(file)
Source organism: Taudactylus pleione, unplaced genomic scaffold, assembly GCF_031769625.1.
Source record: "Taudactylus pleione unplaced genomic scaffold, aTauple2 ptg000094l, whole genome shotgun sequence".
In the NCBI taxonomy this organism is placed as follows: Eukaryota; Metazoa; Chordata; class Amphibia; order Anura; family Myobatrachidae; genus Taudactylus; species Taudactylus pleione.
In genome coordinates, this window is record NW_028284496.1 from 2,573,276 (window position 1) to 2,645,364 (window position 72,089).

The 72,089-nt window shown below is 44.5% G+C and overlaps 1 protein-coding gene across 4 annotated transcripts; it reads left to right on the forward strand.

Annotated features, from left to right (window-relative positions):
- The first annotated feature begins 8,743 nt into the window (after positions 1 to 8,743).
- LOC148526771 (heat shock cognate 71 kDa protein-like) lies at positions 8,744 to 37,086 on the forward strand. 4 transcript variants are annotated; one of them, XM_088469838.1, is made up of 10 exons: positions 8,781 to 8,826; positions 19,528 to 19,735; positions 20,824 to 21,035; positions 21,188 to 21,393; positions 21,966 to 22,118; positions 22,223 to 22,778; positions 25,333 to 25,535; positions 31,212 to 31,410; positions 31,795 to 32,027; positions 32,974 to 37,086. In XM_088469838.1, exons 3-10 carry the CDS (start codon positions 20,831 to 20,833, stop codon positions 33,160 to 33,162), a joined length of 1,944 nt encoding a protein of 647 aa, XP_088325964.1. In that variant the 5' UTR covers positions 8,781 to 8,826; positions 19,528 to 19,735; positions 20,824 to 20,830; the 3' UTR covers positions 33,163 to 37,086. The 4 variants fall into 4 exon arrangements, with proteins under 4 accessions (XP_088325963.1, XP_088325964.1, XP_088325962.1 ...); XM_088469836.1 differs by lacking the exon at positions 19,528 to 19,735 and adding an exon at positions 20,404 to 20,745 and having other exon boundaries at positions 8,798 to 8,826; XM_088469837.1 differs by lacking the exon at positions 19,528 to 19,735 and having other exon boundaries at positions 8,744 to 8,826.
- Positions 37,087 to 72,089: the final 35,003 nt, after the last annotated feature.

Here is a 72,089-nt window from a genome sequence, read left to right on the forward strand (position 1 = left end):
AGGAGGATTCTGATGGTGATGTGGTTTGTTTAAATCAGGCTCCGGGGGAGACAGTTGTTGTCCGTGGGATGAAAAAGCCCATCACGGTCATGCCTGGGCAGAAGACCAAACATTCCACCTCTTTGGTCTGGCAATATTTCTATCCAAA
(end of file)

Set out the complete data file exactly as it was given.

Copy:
Source organism: Taudactylus pleione, unplaced genomic scaffold, assembly GCF_031769625.1.
Source record: "Taudactylus pleione unplaced genomic scaffold, aTauple2 ptg000094l, whole genome shotgun sequence".
In the NCBI taxonomy this organism is placed as follows: Eukaryota; Metazoa; Chordata; class Amphibia; order Anura; family Myobatrachidae; genus Taudactylus; species Taudactylus pleione.
In genome coordinates, this window is record NW_028284496.1 from 2,573,276 (window position 1) to 2,645,364 (window position 72,089).

The 72,089-nt window shown below is 44.5% G+C and overlaps 1 protein-coding gene across 4 annotated transcripts; it reads left to right on the forward strand.

Annotated features, from left to right (window-relative positions):
- The first annotated feature begins 8,743 nt into the window (after positions 1 to 8,743).
- LOC148526771 (heat shock cognate 71 kDa protein-like) lies at positions 8,744 to 37,086 on the forward strand. 4 transcript variants are annotated; one of them, XM_088469838.1, is made up of 10 exons: positions 8,781 to 8,826; positions 19,528 to 19,735; positions 20,824 to 21,035; positions 21,188 to 21,393; positions 21,966 to 22,118; positions 22,223 to 22,778; positions 25,333 to 25,535; positions 31,212 to 31,410; positions 31,795 to 32,027; positions 32,974 to 37,086. In XM_088469838.1, exons 3-10 carry the CDS (start codon positions 20,831 to 20,833, stop codon positions 33,160 to 33,162), a joined length of 1,944 nt encoding a protein of 647 aa, XP_088325964.1. In that variant the 5' UTR covers positions 8,781 to 8,826; positions 19,528 to 19,735; positions 20,824 to 20,830; the 3' UTR covers positions 33,163 to 37,086. The 4 variants fall into 4 exon arrangements, with proteins under 4 accessions (XP_088325963.1, XP_088325964.1, XP_088325962.1 ...); XM_088469836.1 differs by lacking the exon at positions 19,528 to 19,735 and adding an exon at positions 20,404 to 20,745 and having other exon boundaries at positions 8,798 to 8,826; XM_088469837.1 differs by lacking the exon at positions 19,528 to 19,735 and having other exon boundaries at positions 8,744 to 8,826.
- Positions 37,087 to 72,089: the final 35,003 nt, after the last annotated feature.

Here is a 72,089-nt window from a genome sequence, read left to right on the forward strand (position 1 = left end):
AGGAGGATTCTGATGGTGATGTGGTTTGTTTAAATCAGGCTCCGGGGGAGACAGTTGTTGTCCGTGGGATGAAAAAGCCCATCACGGTCATGCCTGGGCAGAAGACCAAACATTCCACCTCTTTGGTCTGGCAATATTTCTATCCAAA